FIG. 25 shows a flowchart of an example method for assembling the overhead payload module of the aircraft, according to an example implementation.
FIG. 26 shows a flowchart of an example method for performing two of the attaching functions of the method of FIG. 25, according to an example implementation.
FIG. 27 shows a flowchart of another example method for performing two of the attaching functions of the method of FIG. 25, according to an example implementation.
FIG. 28 shows a flowchart of an example method for use with the method of FIG. 25, as well as a flowchart of another example method for performing two of the attaching functions of the method of FIG. 25, according to an example implementation.
FIG. 29 shows a flowchart of an example method for installing the overhead payload module in the aircraft, according to an example implementation.
FIG. 30 shows a flowchart of an example method for performing the attaching function of the method of FIG. 29, according to an example implementation.
FIG. 31 shows a flowchart of an example method for performing the attaching functions of the method of FIG. 30, according to an example implementation.
DETAILED DESCRIPTION
Disclosed examples will now be described more fully hereinafter with reference to the accompanying drawings, in which some, but not all of the disclosed examples are shown. Indeed, several different examples may be described and should not be construed as limited to the examples set forth herein. Rather, these examples are described so that this disclosure will be thorough and complete and will fully convey the scope of the disclosure to those skilled in the art.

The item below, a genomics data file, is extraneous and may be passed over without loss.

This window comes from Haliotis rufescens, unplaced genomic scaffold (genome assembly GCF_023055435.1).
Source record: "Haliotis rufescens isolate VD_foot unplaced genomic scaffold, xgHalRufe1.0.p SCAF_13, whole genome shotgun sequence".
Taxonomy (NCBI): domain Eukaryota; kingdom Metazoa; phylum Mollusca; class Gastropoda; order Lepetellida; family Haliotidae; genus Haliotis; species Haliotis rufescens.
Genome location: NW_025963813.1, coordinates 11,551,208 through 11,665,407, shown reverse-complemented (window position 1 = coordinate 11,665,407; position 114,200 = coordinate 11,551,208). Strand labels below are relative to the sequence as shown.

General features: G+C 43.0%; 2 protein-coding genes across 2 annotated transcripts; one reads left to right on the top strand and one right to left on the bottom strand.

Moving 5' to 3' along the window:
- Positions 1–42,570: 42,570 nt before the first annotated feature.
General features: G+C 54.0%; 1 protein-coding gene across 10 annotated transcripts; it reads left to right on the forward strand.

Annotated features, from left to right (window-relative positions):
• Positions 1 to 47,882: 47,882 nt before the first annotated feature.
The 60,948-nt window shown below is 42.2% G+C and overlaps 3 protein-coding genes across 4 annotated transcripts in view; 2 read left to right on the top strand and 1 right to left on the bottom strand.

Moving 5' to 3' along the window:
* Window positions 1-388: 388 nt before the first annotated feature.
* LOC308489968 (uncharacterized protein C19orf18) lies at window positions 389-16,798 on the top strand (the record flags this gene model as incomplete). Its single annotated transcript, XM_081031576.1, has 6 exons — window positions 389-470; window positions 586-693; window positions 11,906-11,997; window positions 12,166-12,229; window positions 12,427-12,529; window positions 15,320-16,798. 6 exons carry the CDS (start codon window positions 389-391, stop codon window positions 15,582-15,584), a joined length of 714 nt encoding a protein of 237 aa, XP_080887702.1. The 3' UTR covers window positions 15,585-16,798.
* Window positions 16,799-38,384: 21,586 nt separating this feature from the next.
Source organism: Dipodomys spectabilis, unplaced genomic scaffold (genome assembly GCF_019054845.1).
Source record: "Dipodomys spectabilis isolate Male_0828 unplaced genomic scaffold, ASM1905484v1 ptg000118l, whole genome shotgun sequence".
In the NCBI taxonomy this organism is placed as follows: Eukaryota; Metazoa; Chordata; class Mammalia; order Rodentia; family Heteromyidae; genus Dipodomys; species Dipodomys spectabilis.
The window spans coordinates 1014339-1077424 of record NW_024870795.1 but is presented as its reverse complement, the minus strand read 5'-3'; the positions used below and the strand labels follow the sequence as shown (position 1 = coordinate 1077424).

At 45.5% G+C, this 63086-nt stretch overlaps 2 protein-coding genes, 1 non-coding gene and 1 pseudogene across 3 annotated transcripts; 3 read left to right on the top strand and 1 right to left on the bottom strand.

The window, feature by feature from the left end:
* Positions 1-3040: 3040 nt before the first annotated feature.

Within examples, an overhead payload module is described. More specifically, example systems describe the overhead payload module within an aircraft, and example methods describe assembling the overhead payload module, installing the overhead payload module in the aircraft, and configuring the overhead payload module to balance load and reinforce an aisle structure of the overhead payload module.
The term “overhead payload module,” as used herein, describes a structure that integrates a payload structure (which defines a payload area) with an overhead stowbin module. By way of example, such a payload structure and corresponding area can take the form of a crew rest or passenger rest area that includes bunks, tables, and/or other commodities. As another example, such a payload structure and corresponding area could take the form of a stowage area for luggage and/or other objects, or perhaps another area in which crew and/or passengers could be seated, as an alternative to the main cabin seating. Other payload examples are possible as well.
The methods and systems described herein may involve an overhead payload module having two sides, each having a respective payload module that structurally integrates a stowbin module. This structural integration can cause the overhead payload module to be more ergonomic, less costly, less heavy, and easier to assemble and install than existing arrangements. Other advantages are described herein as well.
What is needed is an overhead module that is stronger and more ergonomic and structurally efficient, which can in turn reduce cost and time spent during manufacture and installation, and can provide improved load carrying capabilities.